What is a Cobbler? Applying modern technique to a very old drink

What is a Cobbler? Here's a brief history, along with Michael Keogh's modern recipe for a very old, classic cocktail.

What is a Cobbler? Applying modern technique to a very old drink

What is a Cobbler? We’re not talking shoes here, people.

A Cobbler is comprised of a spirit (or wine), a sweetener, loads of crushed ice, and a fruity garnish. It’s a pretty simple template and one that is ready to riff on, like the recipe we have below from Memphis Slim’s House of Blues in Adelaide. Their Glenfiddich Whisky Cobbler is one of the cocktails they are showcasing for Australian Cocktail Month. It takes the basic Cobbler idea, and throws some modern-day bartending technique at the recipe — take a look below (and watch the video) to learn more.

The Cobbler is an old drink, and one that was likely made with sherry. In the 1862 cocktail book, The Bar-Tender’s Guide, ‘Professor’ Jerry Thomas wrote:

“Like the julep, this delicious potation is an American invention, although it is now a favorite in all warm climates. The “cobbler” does not require much skill in compounding, but to make it acceptable to the eye, as well as to the palate, it is necessary to display some taste in ornamenting the glass after the beverage is made.”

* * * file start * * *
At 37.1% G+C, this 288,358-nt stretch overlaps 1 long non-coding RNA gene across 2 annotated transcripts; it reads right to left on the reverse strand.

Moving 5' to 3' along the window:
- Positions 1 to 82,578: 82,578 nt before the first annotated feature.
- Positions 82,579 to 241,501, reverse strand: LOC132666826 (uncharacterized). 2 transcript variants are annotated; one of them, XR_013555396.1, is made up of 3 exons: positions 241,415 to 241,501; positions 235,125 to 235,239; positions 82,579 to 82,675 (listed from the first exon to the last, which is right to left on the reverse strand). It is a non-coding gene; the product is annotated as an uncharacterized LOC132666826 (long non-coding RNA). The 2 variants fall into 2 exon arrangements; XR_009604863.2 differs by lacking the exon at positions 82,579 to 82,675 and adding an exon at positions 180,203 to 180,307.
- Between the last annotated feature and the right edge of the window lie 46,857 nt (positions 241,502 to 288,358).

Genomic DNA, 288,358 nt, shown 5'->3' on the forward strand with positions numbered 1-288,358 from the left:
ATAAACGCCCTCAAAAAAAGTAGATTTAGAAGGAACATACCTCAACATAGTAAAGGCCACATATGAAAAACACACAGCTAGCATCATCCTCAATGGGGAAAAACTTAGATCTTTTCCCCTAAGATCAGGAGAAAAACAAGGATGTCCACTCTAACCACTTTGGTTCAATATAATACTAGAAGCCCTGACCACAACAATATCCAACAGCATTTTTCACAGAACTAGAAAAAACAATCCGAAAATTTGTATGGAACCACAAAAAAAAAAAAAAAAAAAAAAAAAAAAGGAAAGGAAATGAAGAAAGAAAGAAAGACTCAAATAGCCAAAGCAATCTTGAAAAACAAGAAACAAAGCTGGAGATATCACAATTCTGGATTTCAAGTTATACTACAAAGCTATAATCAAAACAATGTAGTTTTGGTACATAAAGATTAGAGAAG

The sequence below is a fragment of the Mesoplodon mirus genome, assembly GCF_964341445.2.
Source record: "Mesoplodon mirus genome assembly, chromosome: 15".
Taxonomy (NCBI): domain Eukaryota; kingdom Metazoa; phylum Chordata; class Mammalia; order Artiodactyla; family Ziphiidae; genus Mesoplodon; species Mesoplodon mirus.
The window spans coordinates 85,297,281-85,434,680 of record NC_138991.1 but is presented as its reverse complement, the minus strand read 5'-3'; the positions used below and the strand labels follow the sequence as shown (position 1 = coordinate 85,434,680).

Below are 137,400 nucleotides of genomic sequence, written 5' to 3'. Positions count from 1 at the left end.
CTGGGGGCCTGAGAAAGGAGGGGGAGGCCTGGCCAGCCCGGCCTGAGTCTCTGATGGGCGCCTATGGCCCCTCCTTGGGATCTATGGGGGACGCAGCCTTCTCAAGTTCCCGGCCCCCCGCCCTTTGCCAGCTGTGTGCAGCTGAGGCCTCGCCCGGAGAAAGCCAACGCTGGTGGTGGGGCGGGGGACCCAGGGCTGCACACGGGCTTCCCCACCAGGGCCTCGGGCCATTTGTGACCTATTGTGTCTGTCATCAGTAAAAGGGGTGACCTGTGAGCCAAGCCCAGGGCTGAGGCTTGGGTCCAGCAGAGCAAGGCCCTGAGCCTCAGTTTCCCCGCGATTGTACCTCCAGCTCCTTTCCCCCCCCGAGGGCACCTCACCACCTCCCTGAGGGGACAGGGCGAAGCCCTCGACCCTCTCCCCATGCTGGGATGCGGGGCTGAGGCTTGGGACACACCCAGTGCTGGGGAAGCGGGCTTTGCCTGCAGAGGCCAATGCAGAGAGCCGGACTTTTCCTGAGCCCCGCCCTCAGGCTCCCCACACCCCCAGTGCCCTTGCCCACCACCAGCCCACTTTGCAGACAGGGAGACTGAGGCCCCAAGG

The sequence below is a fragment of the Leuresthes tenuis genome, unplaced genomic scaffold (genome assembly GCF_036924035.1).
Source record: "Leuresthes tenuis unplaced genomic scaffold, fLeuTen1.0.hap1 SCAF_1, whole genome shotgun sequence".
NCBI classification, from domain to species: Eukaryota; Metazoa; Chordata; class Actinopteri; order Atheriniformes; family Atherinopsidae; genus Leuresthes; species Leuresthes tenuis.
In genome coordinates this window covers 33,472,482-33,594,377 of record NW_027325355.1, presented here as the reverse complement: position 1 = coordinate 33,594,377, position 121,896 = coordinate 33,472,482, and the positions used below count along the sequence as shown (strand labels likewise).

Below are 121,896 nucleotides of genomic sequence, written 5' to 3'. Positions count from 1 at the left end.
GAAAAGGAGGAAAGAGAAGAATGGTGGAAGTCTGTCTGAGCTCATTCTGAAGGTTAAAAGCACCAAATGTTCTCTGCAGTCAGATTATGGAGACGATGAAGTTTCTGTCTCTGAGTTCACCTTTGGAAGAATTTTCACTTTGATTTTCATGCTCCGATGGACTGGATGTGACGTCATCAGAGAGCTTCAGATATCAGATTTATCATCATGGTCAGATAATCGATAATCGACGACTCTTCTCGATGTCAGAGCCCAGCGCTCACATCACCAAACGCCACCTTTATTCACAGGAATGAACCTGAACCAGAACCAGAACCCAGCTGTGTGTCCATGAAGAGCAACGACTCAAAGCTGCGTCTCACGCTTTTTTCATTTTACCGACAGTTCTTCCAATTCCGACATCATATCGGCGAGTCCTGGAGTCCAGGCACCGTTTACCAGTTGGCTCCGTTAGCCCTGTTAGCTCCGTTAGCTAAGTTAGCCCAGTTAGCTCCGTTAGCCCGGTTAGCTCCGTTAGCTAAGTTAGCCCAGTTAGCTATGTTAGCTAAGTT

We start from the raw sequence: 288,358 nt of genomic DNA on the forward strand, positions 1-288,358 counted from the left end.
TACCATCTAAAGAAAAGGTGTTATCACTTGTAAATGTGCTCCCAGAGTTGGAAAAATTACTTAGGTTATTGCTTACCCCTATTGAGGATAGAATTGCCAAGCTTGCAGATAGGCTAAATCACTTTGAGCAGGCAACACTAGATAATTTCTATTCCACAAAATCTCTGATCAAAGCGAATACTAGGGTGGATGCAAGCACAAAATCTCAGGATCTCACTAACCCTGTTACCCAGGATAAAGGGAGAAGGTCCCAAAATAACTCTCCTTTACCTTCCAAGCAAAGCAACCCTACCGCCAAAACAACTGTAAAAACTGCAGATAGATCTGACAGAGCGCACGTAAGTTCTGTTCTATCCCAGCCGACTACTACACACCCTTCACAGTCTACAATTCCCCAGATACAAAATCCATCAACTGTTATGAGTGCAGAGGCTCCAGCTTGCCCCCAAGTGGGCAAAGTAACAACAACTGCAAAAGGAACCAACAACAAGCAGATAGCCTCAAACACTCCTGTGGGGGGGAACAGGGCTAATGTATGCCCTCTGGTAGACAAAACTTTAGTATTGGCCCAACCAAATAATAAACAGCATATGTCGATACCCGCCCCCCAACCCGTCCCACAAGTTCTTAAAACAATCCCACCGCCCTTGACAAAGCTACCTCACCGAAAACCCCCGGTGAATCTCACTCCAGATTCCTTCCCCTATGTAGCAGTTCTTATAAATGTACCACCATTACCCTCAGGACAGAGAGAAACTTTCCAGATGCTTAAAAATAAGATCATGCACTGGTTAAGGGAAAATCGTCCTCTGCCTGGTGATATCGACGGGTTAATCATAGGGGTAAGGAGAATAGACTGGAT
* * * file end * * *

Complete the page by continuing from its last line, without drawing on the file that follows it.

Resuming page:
In the book, Thomas included no fewer than seven iterations on the Cobbler: the Sherry Cobbler receives top billing, followed by a Champagne Cobbler, and a Catawba Cobbler — made with catawba wine, catawba being a grape most likely native to North Carolina and widely planted up until the 1860s. There’s also a Hock Cobbler (using, most likely, riesling from the Rhine region of Germany), a Claret Cobbler, and a Sauterne Cobbler. Oh, and rounding out the list: the Whiskey Cobbler.

The Whiskey Cobbler is suited to a warmer climate; packing the drink with crushed ice and dousing it with whisky might be the only way to approximate the chilly cellars of Scotland when you’re closer to the equator.

As the ice melts, it dilutes the drink, refreshing with each sip — this is why you’ll want to use a flavoursome whisky (and a good measure of it, too).

Australian Cocktail Month brings you discounts on delicious cocktails at 72 great bars across four cities, supporting bars, bartenders and spirit makers along the way — get your $20 pass to good times here.

Glenfiddich Whisky Cobbler


  • 30ml Glenfiddich 12
  • 30ml Seppeltsfield DP117 “Fino”
  • 30ml acidulated pear
  • 20ml quince syrup


  1. Build ingredients in a Collins glass.
  2. Add crushed or pebble ice.
  3. Stir and swizzle.
  4. Garnish with a sweet pickled pear.


To make the Acidulated Pear:
Juiced and clarified pears, modified by adding 10 percent acid solution. The acid solution is four parts water to one part “magic acid”. Magic acid is two parts malic acid to one part citric acid and one part tartaric acid.

To make the Quince Syrup:
Equal weight sliced quinces and sugar, plus half weight water and cinnamon quills and vanilla vac sealed together. Sous vide at 65 degrees for 3 hours, strain and bottle.